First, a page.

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Candidates hear farmer concerns at ag forum

MIDDLEBURY — Farmers had a chance to speak directly to prospective legislators at the Addison County Relocalization Network (ACORN) forum on local food and farming, held on Oct. 19 at Middlebury College’s Kirk Alumni Center.
Topping the list of farmer concerns were the challenges of marketing and distribution in a rural state with a low population density.
“Sometimes there’s just not enough people here in Vermont to buy all of the local produce,” said Norma Norris of Norris Berry Farm in Monkton.
The event was sponsored by ACORN, Middlebury College and Tandem, the Bristol storefront that functions as a production kitchen for Savouré and other local-foods-based products.
Tandem co-owner Jess Messer approached ACORN with the idea after listening to candidate debates on Vermont Public Radio.
“Food is one of the fastest-growing sectors of the Vermont economy. And I felt that it was in the interest of the candidates to get together with their constituents and hear some of their successes and challenges where their business intersected with government,” Messer said.
Panelists for the event included Norris and fellow farmers Will Stevens of Golden Russet Farm of Shoreham, Rob Hunt of the Pork Shop in Addison, and Hannah Sessions of Blue Ledge Farm in Leicester. Farmer Taylor Hutchison, 29, of Footprint Farm in Starksboro spoke from the perspective of a first-generation farmer. Kevin Harper spoke as a local-foods value-added manufacturer.
Candidates sat up front and center facing the panelists and opened by briefly describing their experiences with farming and the local food economy. Then panelists each shared their points of view. The floor was then opened to general discussion, followed by round-table sessions by legislative district.
All but two of Addison County’s 19 candidates for state legislature attended the event.
FARMER CONCERNS
“Farming in 2016 looks a lot different than it did in 1981,” said Stevens, comparing challenges farmers face now with those he and wife, Judy, faced starting out.
Others — fruit, vegetable, cheese and meat producers alike — joined Norris in discussing the challenges in Vermont of marketing and distribution, with some focusing on metropolitan markets like Boston and New York.
“We need to think about exporting products because the people are not here,” Sessions said. “We’ve had a goal to sell half of our product in the state of Vermont, and probably we export now more than half of our product because that’s where the market is going.”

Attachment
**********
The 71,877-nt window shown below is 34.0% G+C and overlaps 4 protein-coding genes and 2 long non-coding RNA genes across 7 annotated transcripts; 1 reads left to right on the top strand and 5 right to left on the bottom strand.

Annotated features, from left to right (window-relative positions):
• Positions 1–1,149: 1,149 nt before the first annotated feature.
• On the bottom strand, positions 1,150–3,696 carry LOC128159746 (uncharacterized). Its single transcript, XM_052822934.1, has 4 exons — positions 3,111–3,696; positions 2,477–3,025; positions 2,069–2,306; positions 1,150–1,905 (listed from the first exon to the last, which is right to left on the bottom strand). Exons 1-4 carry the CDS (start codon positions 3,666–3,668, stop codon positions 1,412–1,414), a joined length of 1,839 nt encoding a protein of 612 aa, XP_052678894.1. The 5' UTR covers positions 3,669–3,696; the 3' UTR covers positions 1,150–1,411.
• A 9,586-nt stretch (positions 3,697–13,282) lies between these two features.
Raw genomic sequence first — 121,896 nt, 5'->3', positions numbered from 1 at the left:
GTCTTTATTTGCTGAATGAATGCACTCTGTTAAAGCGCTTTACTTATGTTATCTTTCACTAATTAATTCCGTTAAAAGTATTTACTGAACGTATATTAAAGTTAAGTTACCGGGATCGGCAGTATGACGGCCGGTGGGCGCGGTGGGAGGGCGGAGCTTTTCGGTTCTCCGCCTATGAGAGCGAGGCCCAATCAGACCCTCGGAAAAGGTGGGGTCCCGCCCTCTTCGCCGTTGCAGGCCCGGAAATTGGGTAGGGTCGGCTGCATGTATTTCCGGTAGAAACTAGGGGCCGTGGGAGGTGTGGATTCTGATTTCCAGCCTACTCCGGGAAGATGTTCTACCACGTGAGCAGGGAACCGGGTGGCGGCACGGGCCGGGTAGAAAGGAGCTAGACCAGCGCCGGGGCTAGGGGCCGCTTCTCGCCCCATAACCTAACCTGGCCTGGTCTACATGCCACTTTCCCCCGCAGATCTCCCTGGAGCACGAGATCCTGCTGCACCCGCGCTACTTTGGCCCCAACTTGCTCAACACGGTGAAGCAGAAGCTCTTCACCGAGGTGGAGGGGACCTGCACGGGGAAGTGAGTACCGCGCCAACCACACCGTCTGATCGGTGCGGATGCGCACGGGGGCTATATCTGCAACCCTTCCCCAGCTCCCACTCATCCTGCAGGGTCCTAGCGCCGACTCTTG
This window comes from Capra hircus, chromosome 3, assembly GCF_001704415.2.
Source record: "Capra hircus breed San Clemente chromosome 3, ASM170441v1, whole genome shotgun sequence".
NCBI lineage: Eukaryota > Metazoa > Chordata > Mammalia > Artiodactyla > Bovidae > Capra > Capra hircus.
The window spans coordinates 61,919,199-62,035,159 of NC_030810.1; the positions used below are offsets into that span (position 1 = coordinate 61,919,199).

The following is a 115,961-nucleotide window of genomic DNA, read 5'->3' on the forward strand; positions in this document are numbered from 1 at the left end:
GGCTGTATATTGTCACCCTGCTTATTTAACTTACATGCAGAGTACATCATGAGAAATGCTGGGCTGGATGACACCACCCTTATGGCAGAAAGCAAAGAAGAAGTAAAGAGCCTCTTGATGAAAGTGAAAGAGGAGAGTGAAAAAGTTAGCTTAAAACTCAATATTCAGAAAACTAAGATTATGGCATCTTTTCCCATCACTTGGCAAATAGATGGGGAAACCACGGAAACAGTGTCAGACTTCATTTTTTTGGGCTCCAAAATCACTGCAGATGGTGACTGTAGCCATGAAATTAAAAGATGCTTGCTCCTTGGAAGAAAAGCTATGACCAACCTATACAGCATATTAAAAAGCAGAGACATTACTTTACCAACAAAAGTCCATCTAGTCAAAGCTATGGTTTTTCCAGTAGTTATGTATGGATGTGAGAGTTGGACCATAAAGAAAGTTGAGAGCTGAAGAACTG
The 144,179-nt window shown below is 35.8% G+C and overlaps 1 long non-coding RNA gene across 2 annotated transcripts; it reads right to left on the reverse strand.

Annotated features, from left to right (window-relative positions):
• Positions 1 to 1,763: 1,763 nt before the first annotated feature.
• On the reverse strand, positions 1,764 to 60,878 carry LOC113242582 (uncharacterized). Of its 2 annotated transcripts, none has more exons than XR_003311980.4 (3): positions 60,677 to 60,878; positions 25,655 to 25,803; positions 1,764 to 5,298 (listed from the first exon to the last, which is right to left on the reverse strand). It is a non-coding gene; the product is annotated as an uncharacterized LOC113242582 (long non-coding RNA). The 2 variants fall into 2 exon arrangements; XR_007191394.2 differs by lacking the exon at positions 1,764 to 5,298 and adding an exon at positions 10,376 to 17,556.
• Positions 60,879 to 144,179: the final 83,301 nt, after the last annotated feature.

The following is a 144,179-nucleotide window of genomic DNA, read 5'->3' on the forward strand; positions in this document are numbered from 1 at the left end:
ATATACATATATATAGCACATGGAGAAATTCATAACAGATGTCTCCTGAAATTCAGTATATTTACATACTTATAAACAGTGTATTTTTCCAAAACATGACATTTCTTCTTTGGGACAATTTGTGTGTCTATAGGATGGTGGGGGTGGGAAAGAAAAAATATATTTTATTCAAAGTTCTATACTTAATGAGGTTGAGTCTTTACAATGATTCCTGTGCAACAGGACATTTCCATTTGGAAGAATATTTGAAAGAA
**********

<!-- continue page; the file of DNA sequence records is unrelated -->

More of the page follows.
This concern has been heightened for many because of the recent sale of Black River Produce, a key part of regional marketing and distribution for many local producers, to national giant Reinhart Foodservice (see “Farmers are uneasy about sale of local food distributor” in the Oct. 24 Independent).
“Will they (Reinhart) still value small farms?” Sessions wondered aloud.
For products directly marketed by farmers to stores and restaurants, delivery was also a concern. Some run their own deliveries on local routes, while others have used Black River, and some rely on a combination of services.
Many were also concerned about the increasing complexity of state and federal regulations and the greater demand those have put on agriculture in terms of time and dollars spent.
“We are regulated to death, and it’s taking an awful lot of time and effort to keep up with the bookwork that is involved with all of that. I understand we need to have safety and all of that, but sometimes it really is excessive,” said Norris.
Producers also spoke of the contrast between dealing with federal and state entities, the latter being characterized as far more willing to work with farmers to find solutions.
Hunt echoed Ferrisburgh House candidate Monique Thurston’s observation that many farmers “feel unwanted.” Hunt, for example, said he feels that water quality regulations, though good in many respects, fall too heavily on farmers’ shoulders.
“It’s only for farmers. Everybody else can pollute,” said Hunt.
Other concerns and interests that came up included the needs for:
•  More local slaughterhouses.
•  Better resources and coordination to assist new farmers.
•  Preservation of retiring farmers’ “knowledge-base,” especially given some have no plans for farm succession.
•  Preservation of the state’s and county’s right to farm orientation.
•  Ways to better inform and include farmers in the law-making process for agricultural legislation.
•  Ways to strengthen the local food economy, including creating a co-op or food hub to help handle deliveries or a multi-use food-processing with supports for new businesses, such as the Vermont Food Venture Center in Hardwick.
EVENT APPRECIATED
Candidates, audience members and panelists voiced appreciation for the event.
Said candidate Mari Cordes, “Having had experience as an organic farmer in Vermont, I loved hearing the perspective of the current state of agriculture in Vermont directly from Addison County food producers, and believe that it is critical that we hear from them how to best move into the future with sustainable practices.”
Organizers were pleased with the event and the turnout of about six dozen people.
“Nobody left at 9 p.m. when the event was supposed to end,” said ACORN Executive Director Jonathan Corcoran. “People kept talking for another 15 to 20 minutes until we had to ask them to leave because we had to close the building.”
Reporter Gaen Murphree is reached at gaenm@addisonindependent.com.

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